I just wanted to maybe go at the COGS question a different way. I understand that you’re not going to comment on what your anticipation is around sort of revenue run rate, but if we go back to prior guidance that suggested that a 50% margin was achievable at $100 million run rate, and now we’re speaking to a 30% gross margin, is that independent of what that run rate is, and so is that all cost reduction factoring into that 20 percentage point differential?

Greg Cox

To affirm your question, I think what you’re trying to do is walk from the 50% to the 30% with automation. So it is a combination of automation as well as efficiencies to the plant to get into the 30s, down from the 50s.

Mara Goldstein - Cantor Fitzgerald

So there is no change in terms of, speaking to sort of a revenue run rate issue as it affects the COGS on that basis? The gross margin, excuse me.

Greg Cox

I see where you’re going. We haven’t specifically guided to the revenue that that would be. It’s based upon internal projections and right now we’re not going to share that data.

John Johnson

And that’s one of the reasons why we said the 30s, and didn’t give up that more specific. I mean, obviously we could get more specific if we pinpointed the revenue. We’re not going to guide the revenue. But without question, our absolute cost per unit is going to go down as we enter automation, assuming it’s approved.

Mara Goldstein - Cantor Fitzgerald

And if I could just ask one more question, in the discussion around historical enrollment rates and whatnot, given that the sales trend has been sort of bounced around and whatnot, is there something that we could consider sort of benchmark from a historical rate? Is it, you know, one infusion for every 10 enrollments? And how might that translate also into the hit rate on the DTC going from inbound call to actual infusion?

Joe DePinto

When we look at our process, enrollment is a good predictor of future infusions. That’s how we look at it. So the fact that the October enrollments were the highest of the year is a big thing for us. It’s an early indicator. As long as we progress through the quarter, that things follow through the way they typically do with our process.

As far as DTC and indicators, we track a variety of metrics that were early indicators, and then we have some lagging indicators. And our lagging indicators are registrations that turn to actual patients being infused. And as we have stated in the past, the early indicators were positive, we’re really happy the traffic to the website. We’re able to track how efficient we are being, as John has stated several times, on the different networks by people who register with us, because they have the unique identifier number that they call.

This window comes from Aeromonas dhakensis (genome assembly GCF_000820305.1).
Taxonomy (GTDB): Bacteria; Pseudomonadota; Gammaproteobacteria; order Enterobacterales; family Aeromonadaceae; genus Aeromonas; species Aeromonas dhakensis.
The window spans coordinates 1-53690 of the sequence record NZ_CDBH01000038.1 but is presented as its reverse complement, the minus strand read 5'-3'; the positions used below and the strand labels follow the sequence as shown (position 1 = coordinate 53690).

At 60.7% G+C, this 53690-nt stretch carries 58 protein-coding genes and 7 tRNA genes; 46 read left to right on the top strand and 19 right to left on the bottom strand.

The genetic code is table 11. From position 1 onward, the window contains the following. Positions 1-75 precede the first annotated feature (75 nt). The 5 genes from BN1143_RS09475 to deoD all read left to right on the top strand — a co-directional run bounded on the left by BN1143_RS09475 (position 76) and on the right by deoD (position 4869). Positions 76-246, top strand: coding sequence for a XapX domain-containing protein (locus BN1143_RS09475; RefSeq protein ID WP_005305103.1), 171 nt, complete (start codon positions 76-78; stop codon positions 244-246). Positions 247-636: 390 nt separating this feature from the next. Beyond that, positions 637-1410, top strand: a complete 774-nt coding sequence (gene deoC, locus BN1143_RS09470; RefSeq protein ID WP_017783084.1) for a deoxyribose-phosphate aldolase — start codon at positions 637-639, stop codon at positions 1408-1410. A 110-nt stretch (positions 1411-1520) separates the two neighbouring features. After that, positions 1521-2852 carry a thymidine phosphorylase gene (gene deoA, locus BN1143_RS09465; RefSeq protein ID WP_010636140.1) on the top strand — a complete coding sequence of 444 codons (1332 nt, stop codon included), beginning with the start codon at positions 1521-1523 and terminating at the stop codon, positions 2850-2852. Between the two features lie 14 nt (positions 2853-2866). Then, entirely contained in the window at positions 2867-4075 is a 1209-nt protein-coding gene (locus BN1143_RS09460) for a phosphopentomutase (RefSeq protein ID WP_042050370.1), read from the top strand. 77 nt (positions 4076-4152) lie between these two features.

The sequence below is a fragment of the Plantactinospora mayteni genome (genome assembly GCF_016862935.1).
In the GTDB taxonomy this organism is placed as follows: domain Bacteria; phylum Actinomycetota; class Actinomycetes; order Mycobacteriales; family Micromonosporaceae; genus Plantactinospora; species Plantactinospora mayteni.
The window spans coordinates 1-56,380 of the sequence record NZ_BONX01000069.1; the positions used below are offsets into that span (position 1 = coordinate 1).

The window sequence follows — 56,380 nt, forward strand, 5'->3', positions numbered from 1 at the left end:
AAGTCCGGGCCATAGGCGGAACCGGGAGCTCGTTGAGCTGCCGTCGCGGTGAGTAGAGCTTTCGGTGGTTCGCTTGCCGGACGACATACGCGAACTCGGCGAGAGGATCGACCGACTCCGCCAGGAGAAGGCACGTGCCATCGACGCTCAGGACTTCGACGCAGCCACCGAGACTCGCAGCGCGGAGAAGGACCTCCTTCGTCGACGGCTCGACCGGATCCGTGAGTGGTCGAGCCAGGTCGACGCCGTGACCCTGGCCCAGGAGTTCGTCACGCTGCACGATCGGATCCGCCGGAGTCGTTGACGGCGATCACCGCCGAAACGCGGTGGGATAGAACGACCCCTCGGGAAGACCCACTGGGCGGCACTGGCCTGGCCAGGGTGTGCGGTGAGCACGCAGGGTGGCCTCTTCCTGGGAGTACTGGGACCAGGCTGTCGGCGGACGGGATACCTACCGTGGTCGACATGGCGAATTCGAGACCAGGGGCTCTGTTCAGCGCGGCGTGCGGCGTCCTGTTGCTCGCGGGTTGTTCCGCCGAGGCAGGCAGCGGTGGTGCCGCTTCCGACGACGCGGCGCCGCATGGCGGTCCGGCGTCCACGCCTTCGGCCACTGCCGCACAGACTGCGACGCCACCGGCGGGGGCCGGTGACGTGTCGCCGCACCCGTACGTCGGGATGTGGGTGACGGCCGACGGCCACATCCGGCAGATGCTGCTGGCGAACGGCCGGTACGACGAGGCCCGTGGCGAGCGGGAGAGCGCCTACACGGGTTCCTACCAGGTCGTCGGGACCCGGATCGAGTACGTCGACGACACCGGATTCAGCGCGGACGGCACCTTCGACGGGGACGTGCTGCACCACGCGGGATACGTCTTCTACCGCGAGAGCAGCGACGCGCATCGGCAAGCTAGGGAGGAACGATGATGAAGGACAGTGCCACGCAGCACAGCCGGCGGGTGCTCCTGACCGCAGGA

So we’re really being precise in how efficient we can manage the DTC. And the lagging indicators of patients getting to infusions are starting to come in as we’ve been on the air since March. And what we’re learning is not only are they coming in that these patients are able to go from our registration, from enrollment to first infusion, quicker because they’re highly motivated patients.

John Johnson

And to your question, we’ve never given a specific conversion rate from enrollment to infusion. But I will say that a majority of those patients progress from enrollment to infusion.

Operator

And we have time for one more question. Our next question will come from the line of Michael Yee with RBC Capital Markets. Your line is now open.

Michael Yee - RBC Capital Markets

First, going back to the stronger enrollment trends you’ve seen so far and how you think this will benefit this Q and next Q, does that mean you expect sales to grow meaningfully sequentially in Q4? Because previously I think Q4 has been the highest Q of the year. So do you expect this trend to continue this year?

John Johnson

We’re not going to give specific guidance. What we have said in our remarks is that if these historical conversion rates hold, it should not only benefit this quarter, but in fact should benefit the first quarter of next year.

Michael Yee - RBC Capital Markets

Then maybe one last one. Regarding the debt due in 2016, do you have any strategic alternatives or creative plans to refinance this?

John Johnson

As we’ve said relative to converts, we’re looking at all of our options. We feel that we’re well advised. We have given this a lot of thought. It is top of mind, and we look forward to discussing more with you guys in February.

With that, I just want to say thank you to all of you for joining us today, and thanks to the employees at Dendreon who work so hard each and every day to bring PROVENGE to patients, not only here in the States, but now as we expand into Europe. So thanks to them and thanks to you for joining us today. Have a great day.